Against Watford, the free kick was ultimately taken by Erik Lamela, who hit the wall. On this occasion, there was no arse big enough for the ball to deflect off, and as a result we subconsciously curse the sale of Vincent Janssen.

These are fine margins, made finer by where we stand in 2019. Spurs are – at least outwardly – an entirely different beast to when Pochettino took over in 2014. The new stadium, the Nike kit deals, the global partners and fanbase, the £60m signings.

In that first Pochettino season, Gary Neville analysed a goal that Spurs conceded against Newcastle on Sky Sports, just 8 seconds into the second half of a game we had led 1-0 and ultimately ended up losing. ‘Never ready’ was his assessment. ‘Weak’. Remind you of anyone?

For the next 2 years, it felt like every pass, tackle, and late run into the box by a Spurs player was directly and emphatically aimed at debunking Neville’s comments. ‘We don’t like what people are saying about us’, said Eric Dier, less than a year after the Newcastle reverse and having just smashed Man City 4-1 at White Hart Lane.

Over the next 4 seasons, Spurs challenged for the league title twice and reached the Champions League final. The story arc almost had a perfect ending only for a sworn enemy to come in at the last minute and steal victory away. Now that’s an Amazon series.

And therein lies the issue. There’s evidence to suggest that all we’re going to be showcasing is the very worst of an evolving football team – the dying lights of players losing the ability and will to perform at the highest level, but before the new generation can be sworn in. They’re calling it ‘All or Nothing’. Spoiler alert: nothing.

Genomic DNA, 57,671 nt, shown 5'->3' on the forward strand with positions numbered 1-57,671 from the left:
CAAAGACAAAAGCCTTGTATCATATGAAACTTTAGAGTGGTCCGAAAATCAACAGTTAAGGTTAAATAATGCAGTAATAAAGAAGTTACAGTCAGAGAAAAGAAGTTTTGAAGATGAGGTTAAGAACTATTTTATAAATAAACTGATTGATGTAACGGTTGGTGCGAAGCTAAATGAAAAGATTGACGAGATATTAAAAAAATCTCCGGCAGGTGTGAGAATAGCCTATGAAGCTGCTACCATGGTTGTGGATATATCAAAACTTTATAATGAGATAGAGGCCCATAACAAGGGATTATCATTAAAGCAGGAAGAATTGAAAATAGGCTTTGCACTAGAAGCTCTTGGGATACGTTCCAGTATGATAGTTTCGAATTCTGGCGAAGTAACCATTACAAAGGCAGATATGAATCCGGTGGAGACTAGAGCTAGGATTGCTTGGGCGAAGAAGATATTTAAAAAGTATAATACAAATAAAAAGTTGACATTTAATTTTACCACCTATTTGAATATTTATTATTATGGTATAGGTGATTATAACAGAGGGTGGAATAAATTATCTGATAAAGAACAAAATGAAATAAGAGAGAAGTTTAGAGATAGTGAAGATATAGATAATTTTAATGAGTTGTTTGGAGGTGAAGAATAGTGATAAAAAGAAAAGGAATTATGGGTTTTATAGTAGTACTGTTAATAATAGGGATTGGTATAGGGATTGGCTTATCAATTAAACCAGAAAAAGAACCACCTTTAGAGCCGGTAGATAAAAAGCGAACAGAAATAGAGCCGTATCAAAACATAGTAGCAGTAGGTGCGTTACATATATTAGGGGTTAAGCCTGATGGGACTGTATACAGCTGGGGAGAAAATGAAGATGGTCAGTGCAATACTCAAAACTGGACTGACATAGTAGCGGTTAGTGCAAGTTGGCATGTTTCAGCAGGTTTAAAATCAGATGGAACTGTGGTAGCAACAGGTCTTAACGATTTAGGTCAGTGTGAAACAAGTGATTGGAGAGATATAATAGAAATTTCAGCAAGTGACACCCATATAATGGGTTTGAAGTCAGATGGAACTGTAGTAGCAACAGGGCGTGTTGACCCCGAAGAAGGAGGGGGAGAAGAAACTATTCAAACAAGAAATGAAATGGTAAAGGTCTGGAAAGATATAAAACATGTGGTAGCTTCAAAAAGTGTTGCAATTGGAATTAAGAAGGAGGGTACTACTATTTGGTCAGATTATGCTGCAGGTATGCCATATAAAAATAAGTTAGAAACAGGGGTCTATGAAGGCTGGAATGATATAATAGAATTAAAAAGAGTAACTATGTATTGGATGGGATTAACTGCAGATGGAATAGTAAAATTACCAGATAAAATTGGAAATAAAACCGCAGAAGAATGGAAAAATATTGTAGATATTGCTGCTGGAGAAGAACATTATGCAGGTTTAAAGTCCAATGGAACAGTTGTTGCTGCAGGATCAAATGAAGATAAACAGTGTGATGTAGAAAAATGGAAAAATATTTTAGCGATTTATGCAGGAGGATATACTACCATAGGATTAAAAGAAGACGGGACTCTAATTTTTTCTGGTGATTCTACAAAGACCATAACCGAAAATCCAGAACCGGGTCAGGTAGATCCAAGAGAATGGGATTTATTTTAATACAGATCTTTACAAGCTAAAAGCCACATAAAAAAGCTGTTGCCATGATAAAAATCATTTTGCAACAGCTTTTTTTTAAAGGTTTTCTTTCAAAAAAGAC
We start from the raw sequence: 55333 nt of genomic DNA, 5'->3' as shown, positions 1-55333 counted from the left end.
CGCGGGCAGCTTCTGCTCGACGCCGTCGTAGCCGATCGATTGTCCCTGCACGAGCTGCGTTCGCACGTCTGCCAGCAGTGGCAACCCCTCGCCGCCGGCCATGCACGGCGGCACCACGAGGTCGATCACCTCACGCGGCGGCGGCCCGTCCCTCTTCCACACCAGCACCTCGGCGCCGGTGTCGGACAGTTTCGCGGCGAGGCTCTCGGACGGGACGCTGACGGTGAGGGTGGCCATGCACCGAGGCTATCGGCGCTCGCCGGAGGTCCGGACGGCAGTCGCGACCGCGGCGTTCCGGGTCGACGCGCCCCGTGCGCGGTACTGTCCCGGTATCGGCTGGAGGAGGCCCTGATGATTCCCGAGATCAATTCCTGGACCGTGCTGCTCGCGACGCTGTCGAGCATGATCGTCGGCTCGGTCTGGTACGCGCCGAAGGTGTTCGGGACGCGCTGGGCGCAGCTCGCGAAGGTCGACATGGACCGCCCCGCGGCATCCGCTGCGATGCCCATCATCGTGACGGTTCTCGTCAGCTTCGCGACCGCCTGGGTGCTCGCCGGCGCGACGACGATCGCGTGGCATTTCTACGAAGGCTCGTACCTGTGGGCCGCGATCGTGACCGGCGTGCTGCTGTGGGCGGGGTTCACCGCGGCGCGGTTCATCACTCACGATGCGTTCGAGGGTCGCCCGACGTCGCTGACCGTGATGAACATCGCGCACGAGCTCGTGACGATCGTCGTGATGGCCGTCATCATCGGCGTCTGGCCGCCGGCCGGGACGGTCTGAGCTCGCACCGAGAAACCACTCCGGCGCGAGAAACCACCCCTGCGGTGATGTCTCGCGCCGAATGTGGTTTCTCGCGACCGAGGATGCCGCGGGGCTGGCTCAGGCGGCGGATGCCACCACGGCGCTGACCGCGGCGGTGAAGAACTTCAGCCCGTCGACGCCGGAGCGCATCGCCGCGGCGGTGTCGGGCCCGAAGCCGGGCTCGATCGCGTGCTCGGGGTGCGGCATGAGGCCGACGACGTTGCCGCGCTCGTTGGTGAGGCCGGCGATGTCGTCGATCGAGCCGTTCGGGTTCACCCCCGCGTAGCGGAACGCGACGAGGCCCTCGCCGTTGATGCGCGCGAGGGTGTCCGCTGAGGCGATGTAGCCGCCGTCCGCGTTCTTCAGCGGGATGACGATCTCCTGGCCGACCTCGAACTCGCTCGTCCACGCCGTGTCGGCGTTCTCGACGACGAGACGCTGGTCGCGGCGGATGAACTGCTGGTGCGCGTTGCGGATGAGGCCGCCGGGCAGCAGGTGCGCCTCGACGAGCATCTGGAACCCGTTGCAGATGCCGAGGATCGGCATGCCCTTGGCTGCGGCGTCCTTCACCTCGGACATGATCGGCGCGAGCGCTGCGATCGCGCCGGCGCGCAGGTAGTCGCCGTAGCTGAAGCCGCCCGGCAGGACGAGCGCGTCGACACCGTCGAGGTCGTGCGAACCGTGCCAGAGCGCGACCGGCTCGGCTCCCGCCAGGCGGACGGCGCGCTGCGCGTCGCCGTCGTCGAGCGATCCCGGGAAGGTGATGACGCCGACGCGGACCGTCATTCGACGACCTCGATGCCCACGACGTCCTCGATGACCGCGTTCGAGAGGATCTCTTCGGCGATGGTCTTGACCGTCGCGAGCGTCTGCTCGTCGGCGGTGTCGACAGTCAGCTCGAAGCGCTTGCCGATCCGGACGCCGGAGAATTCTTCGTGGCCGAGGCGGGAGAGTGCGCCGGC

It’s impossible to imagine how demoralising it must be for players who have invested the majority of their careers in Pochettino and Tottenham, to feel that even when throwing punches with every fibre they have to give, they’re still being left sprawled on the canvas.

Seven first-teamers remain who were at the club when Pochettino first arrived (either existing or bought in the first window) are still here. Lloris, Rose, Davies, Vertonghen, Dier, Eriksen, and Kane. Three more arrived within the next year: Alderweireld, Dele and Son. Michel Vorm has just returned to the club as an emergency signing.

This shows a collective failure off the pitch, as bad as anything on it right now. It’s well known that of those players, five will leave for nothing as early as January 2020. At least two have been in decline for around 18 months. Is this really the environment ripe for showcasing and consigning to the digital archives?

The series could document us reaching another Champions League final. God knows last year we were in a worse state than this at about four separate stages of the competition, clinging on for dear life and somehow dragging ourselves to Madrid.

It could document an FA Cup win, Pochettino’s first silverware as a manager.

It could show us developing a new-era Spurs under the watchful eye of 60,000 fans in a state-of-the-art stadium, saying goodbye to long-serving players who were Spurs through-and-through; good, just maybe not quite good enough.

It could do all that. But this is Tottenham, isn’t it?


Tom Hayward


All views and opinions expressed in this article are the views and opinions of the writer and do not necessarily represent the views of The Fighting Cock. We offer a platform for fans to commit their views to text and voice their thoughts. Football is a passionate game and as long as the views stay within the parameters of what is acceptable, we encourage people to write, get involved and share their thoughts on the mighty Tottenham Hotspur.


Fanzine Issue #5

Order Online Now!

Spurs Fans Forum

Join now!